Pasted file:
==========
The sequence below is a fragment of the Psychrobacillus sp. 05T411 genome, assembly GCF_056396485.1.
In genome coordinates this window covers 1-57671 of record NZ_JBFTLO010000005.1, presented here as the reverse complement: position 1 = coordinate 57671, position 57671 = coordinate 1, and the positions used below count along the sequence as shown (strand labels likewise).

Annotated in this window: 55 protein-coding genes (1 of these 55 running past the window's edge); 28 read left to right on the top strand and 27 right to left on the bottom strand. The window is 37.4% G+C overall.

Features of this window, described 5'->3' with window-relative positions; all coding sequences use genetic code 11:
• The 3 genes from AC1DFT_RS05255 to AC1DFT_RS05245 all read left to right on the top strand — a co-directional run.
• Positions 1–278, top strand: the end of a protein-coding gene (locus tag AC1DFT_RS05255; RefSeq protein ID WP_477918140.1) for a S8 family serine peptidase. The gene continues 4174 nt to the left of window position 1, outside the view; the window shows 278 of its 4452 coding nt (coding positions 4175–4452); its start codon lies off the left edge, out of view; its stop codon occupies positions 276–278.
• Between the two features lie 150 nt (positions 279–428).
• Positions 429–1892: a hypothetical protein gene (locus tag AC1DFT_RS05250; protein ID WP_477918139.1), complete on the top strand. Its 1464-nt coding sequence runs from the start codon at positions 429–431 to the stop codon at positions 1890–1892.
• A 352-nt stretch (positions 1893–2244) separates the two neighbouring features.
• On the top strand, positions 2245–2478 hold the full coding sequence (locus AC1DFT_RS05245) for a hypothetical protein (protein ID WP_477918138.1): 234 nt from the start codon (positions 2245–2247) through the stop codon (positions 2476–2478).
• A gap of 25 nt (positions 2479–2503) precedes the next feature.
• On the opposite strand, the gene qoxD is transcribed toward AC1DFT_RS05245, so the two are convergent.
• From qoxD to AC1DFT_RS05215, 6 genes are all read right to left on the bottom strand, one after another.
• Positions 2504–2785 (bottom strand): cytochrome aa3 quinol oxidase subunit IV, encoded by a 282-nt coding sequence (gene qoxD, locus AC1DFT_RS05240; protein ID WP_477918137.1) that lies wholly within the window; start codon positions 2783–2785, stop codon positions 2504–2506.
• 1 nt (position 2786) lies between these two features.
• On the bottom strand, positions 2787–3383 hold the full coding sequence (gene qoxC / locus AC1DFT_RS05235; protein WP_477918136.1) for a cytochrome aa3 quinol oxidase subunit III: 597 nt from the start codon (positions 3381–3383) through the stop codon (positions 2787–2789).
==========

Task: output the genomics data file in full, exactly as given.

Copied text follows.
The sequence below is a fragment of the Psychrobacillus sp. 05T411 genome, assembly GCF_056396485.1.
In genome coordinates this window covers 1-57671 of record NZ_JBFTLO010000005.1, presented here as the reverse complement: position 1 = coordinate 57671, position 57671 = coordinate 1, and the positions used below count along the sequence as shown (strand labels likewise).

Annotated in this window: 55 protein-coding genes (1 of these 55 running past the window's edge); 28 read left to right on the top strand and 27 right to left on the bottom strand. The window is 37.4% G+C overall.

Features of this window, described 5'->3' with window-relative positions; all coding sequences use genetic code 11:
• The 3 genes from AC1DFT_RS05255 to AC1DFT_RS05245 all read left to right on the top strand — a co-directional run.
• Positions 1–278, top strand: the end of a protein-coding gene (locus tag AC1DFT_RS05255; RefSeq protein ID WP_477918140.1) for a S8 family serine peptidase. The gene continues 4174 nt to the left of window position 1, outside the view; the window shows 278 of its 4452 coding nt (coding positions 4175–4452); its start codon lies off the left edge, out of view; its stop codon occupies positions 276–278.
• Between the two features lie 150 nt (positions 279–428).
• Positions 429–1892: a hypothetical protein gene (locus tag AC1DFT_RS05250; protein ID WP_477918139.1), complete on the top strand. Its 1464-nt coding sequence runs from the start codon at positions 429–431 to the stop codon at positions 1890–1892.
• A 352-nt stretch (positions 1893–2244) separates the two neighbouring features.
• On the top strand, positions 2245–2478 hold the full coding sequence (locus AC1DFT_RS05245) for a hypothetical protein (protein ID WP_477918138.1): 234 nt from the start codon (positions 2245–2247) through the stop codon (positions 2476–2478).
• A gap of 25 nt (positions 2479–2503) precedes the next feature.
• On the opposite strand, the gene qoxD is transcribed toward AC1DFT_RS05245, so the two are convergent.
• From qoxD to AC1DFT_RS05215, 6 genes are all read right to left on the bottom strand, one after another.
• Positions 2504–2785 (bottom strand): cytochrome aa3 quinol oxidase subunit IV, encoded by a 282-nt coding sequence (gene qoxD, locus AC1DFT_RS05240; protein ID WP_477918137.1) that lies wholly within the window; start codon positions 2783–2785, stop codon positions 2504–2506.
• 1 nt (position 2786) lies between these two features.
• On the bottom strand, positions 2787–3383 hold the full coding sequence (gene qoxC / locus AC1DFT_RS05235; protein WP_477918136.1) for a cytochrome aa3 quinol oxidase subunit III: 597 nt from the start codon (positions 3381–3383) through the stop codon (positions 2787–2789).